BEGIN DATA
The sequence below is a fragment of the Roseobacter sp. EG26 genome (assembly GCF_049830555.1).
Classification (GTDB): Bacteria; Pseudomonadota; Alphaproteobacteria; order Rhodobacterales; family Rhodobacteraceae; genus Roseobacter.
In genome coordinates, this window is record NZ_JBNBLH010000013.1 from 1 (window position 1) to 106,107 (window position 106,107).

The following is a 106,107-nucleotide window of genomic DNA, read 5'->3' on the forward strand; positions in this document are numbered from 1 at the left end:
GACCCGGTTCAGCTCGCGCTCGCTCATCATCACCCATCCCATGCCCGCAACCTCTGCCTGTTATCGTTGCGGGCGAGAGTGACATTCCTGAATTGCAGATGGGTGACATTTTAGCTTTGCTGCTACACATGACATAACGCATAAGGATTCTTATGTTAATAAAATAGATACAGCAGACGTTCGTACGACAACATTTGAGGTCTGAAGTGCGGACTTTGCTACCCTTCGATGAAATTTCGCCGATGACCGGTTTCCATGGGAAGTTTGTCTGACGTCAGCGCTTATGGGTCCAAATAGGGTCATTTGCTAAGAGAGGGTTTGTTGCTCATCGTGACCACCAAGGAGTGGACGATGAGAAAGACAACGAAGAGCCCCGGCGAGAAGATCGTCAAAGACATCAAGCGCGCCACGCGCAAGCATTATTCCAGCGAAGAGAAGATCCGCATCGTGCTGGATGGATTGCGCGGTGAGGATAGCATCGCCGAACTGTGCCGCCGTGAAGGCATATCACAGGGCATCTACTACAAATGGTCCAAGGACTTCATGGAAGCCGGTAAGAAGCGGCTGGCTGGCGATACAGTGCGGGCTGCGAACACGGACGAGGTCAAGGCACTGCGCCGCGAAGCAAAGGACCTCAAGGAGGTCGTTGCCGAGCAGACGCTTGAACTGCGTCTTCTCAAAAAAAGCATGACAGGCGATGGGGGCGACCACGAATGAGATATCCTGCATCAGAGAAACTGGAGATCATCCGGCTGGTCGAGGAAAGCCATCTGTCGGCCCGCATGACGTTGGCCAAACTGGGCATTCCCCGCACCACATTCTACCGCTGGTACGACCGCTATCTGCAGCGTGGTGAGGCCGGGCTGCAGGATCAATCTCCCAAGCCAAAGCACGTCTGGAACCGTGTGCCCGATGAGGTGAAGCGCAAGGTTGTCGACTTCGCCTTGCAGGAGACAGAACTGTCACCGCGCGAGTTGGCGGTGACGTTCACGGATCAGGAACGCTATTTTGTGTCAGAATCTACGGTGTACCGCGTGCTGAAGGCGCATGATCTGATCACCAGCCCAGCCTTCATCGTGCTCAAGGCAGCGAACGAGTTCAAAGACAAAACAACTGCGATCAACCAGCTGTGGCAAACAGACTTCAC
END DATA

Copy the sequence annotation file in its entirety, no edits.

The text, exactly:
The sequence below is a fragment of the Roseobacter sp. EG26 genome (assembly GCF_049830555.1).
Classification (GTDB): Bacteria; Pseudomonadota; Alphaproteobacteria; order Rhodobacterales; family Rhodobacteraceae; genus Roseobacter.
In genome coordinates, this window is record NZ_JBNBLH010000013.1 from 1 (window position 1) to 106,107 (window position 106,107).

The following is a 106,107-nucleotide window of genomic DNA, read 5'->3' on the forward strand; positions in this document are numbered from 1 at the left end:
GACCCGGTTCAGCTCGCGCTCGCTCATCATCACCCATCCCATGCCCGCAACCTCTGCCTGTTATCGTTGCGGGCGAGAGTGACATTCCTGAATTGCAGATGGGTGACATTTTAGCTTTGCTGCTACACATGACATAACGCATAAGGATTCTTATGTTAATAAAATAGATACAGCAGACGTTCGTACGACAACATTTGAGGTCTGAAGTGCGGACTTTGCTACCCTTCGATGAAATTTCGCCGATGACCGGTTTCCATGGGAAGTTTGTCTGACGTCAGCGCTTATGGGTCCAAATAGGGTCATTTGCTAAGAGAGGGTTTGTTGCTCATCGTGACCACCAAGGAGTGGACGATGAGAAAGACAACGAAGAGCCCCGGCGAGAAGATCGTCAAAGACATCAAGCGCGCCACGCGCAAGCATTATTCCAGCGAAGAGAAGATCCGCATCGTGCTGGATGGATTGCGCGGTGAGGATAGCATCGCCGAACTGTGCCGCCGTGAAGGCATATCACAGGGCATCTACTACAAATGGTCCAAGGACTTCATGGAAGCCGGTAAGAAGCGGCTGGCTGGCGATACAGTGCGGGCTGCGAACACGGACGAGGTCAAGGCACTGCGCCGCGAAGCAAAGGACCTCAAGGAGGTCGTTGCCGAGCAGACGCTTGAACTGCGTCTTCTCAAAAAAAGCATGACAGGCGATGGGGGCGACCACGAATGAGATATCCTGCATCAGAGAAACTGGAGATCATCCGGCTGGTCGAGGAAAGCCATCTGTCGGCCCGCATGACGTTGGCCAAACTGGGCATTCCCCGCACCACATTCTACCGCTGGTACGACCGCTATCTGCAGCGTGGTGAGGCCGGGCTGCAGGATCAATCTCCCAAGCCAAAGCACGTCTGGAACCGTGTGCCCGATGAGGTGAAGCGCAAGGTTGTCGACTTCGCCTTGCAGGAGACAGAACTGTCACCGCGCGAGTTGGCGGTGACGTTCACGGATCAGGAACGCTATTTTGTGTCAGAATCTACGGTGTACCGCGTGCTGAAGGCGCATGATCTGATCACCAGCCCAGCCTTCATCGTGCTCAAGGCAGCGAACGAGTTCAAAGACAAAACAACTGCGATCAACCAGCTGTGGCAAACAGACTTCAC